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Experiments on the communion cup

  • Betty C. Hobbs (a1), Jill A. Knowlden (a1) and Anne White (a1)

Extract

Experiments were made to find out whether the common communion cup is likely to serve as a vehicle for the transmission of infection.

A silver chalice and sacramental wine containing 14·5% of alcohol were used. Observations with volunteers showed that the number of organisms deposited on the rim of the chalice varied from person to person, but was usually quite small—less than 100.

Rotation of the cup was of no benefit except to those partaking during the first round, since the saliva deposited on the rim by each person in turn remained to contaminate the cup during the second round, and the combined effect of the alcohol and the silver of the chalice was not rapid enough to destroy the contaminating organisms before rotation of the cup was completed.

On the other hand the use of a linen cloth or purificator led to a diminution of about 90% in the bacterial count of the cup.

Organisms in saliva deposited on the interior of the dry chalice suffered some diminution in numbers within 8 min., presumably as the result of the disinfectant action of the silver, but the effect was too small to be of significance.

When suspended in wine and deposited on the internal surface of the chalice Escherichia coli suffered a substantial reduction within 3 min., Streptococcus pyogenes was destroyed completely; but Staphylococcus aureus was affected to a much less extent.

Various experiments designed to measure the disinfectant action of wine, and of silver and wine together, showed that the augmenting effect of silver on the disinfectant action of the alcohol was quite small. Strep. pyogenes proved to be far more sensitive to alcohol than Esch. coli, Staph. aureus and Serratia marcescens. Under the conditions of the experiment these last three organisms were not destroyed for 10–12 min., whereas Strep. pyogenes perished within 1½ min.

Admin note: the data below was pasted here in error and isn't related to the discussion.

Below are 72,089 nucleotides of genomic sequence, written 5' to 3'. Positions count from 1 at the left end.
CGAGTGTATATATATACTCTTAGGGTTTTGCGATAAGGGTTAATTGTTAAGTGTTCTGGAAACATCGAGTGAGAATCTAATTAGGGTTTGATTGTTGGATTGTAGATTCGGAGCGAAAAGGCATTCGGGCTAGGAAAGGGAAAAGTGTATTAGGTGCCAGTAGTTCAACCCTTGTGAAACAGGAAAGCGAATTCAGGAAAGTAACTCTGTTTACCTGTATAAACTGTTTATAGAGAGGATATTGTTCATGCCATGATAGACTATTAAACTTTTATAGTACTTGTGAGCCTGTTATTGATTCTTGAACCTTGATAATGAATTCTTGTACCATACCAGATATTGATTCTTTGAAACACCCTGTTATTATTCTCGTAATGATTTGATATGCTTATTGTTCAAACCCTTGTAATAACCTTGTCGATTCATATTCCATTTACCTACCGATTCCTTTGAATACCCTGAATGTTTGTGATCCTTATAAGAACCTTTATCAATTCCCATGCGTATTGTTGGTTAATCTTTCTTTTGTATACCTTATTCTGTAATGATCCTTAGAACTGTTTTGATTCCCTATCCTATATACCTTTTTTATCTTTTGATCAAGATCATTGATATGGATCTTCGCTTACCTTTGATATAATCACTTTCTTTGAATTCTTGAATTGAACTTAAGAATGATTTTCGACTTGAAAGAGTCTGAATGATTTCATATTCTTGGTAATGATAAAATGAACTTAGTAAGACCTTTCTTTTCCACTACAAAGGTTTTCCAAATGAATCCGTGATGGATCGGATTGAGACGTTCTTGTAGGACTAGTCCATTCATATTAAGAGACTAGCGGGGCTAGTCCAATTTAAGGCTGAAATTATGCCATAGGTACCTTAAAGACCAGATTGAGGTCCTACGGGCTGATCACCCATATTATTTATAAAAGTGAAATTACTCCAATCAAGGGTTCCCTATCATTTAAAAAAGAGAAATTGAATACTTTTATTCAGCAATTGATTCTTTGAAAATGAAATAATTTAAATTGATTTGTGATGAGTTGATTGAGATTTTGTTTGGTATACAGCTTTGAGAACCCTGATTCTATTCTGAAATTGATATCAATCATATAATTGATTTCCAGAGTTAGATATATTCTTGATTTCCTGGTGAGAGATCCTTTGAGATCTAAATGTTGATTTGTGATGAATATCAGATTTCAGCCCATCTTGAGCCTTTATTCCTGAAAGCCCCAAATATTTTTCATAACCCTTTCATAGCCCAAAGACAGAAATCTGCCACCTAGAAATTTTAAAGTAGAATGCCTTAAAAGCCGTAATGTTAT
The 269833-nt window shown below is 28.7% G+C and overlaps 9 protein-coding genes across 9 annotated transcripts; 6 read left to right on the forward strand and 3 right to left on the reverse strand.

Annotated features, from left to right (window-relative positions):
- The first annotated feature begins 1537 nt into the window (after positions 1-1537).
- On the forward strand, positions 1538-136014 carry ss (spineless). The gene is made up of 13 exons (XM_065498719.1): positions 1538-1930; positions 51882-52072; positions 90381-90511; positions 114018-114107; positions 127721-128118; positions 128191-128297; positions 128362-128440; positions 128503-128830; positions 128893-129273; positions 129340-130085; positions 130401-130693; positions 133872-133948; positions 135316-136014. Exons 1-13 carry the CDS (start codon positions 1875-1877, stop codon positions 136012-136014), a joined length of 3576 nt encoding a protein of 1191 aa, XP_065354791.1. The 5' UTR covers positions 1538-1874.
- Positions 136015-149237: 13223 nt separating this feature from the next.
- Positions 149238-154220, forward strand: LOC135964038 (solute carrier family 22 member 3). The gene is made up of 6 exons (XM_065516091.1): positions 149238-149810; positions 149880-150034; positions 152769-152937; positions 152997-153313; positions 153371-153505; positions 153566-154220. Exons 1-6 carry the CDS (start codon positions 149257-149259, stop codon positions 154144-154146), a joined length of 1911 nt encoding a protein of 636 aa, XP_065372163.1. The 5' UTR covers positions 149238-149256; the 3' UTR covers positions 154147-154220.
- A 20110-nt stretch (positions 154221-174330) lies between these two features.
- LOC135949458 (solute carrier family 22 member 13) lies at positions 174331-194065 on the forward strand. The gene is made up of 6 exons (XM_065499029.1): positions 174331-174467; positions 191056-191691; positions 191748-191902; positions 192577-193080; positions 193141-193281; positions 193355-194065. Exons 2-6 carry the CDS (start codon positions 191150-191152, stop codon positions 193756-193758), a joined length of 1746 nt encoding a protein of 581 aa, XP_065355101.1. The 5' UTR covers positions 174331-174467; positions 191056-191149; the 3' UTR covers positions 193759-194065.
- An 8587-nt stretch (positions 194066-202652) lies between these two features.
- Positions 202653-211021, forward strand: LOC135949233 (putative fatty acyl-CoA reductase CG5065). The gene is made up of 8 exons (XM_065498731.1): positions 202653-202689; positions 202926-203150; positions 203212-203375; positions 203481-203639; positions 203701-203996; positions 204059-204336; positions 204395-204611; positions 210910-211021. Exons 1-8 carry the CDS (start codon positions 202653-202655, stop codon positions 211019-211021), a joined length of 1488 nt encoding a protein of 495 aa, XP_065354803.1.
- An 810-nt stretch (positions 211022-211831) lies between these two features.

The results of our work are in general agreement with those of previous workers, and show that the organisms deposited on the rim of the communion cup are not destroyed within the short time—5 sec. as an average—elapsing between the partaking of the sacrament by each successive communicant.

It must therefore be admitted that the common communion cup may serve as a means of transmitting infection. Reasons are given, however, for believing that the risk of transmission is very small, and probably much smaller than that of contracting infection by other methods in any gathering of people.

Such risk as there is could be greatly diminished by the use of a purificator for wiping the cup between each communicant, and could be abolished completely by substituting individual cups or by the practice of intinction.

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References

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Anders, H. S. (1897). The progress of the individual cup movement, especially among churches. J. Am. med. Ass. 29, 789.
Burrows, W. & Hemmens, E. S. (1943). Survival of bacteria on the silver communion cup. J. infect. Dis. 73, 181.
Forbes, G. (1894). Quoted by Anders (1897).
Gregory, K. F., Carpenter, J. A. & Bending, G. C. (1963). Infection hazards of the common communion cup. Bact. Proc. p. 163.
Higgins, M. (1950). A comparison of the recovery rate of organisms from cotton-wool and calcium alginate wool swabs. Mon. Bull. Minist. Hlth 9, 50.
Hamburger, M. (1944). Studies on the transmission of hemolytic streptococcus infections. II. Beta hemolytic streptococci in the saliva of persons with positive throat cultures. J. infect. Dis. 75, 71.
Liturgical Commission (1965). Alternative Services, 2nd series. Society for Promoting Christian Knowledge, London.
Miles, A. A. & Misra, S. S. (1938). The estimation of the bactericidal power of the blood. J. Hyg., Camb. 38, 732.
Page, C. G. (1925). The common cup. The Churchman, 27 June. Quoted by Burrows & Hemmens (1943).

Experiments on the communion cup

  • Betty C. Hobbs (a1), Jill A. Knowlden (a1) and Anne White (a1)

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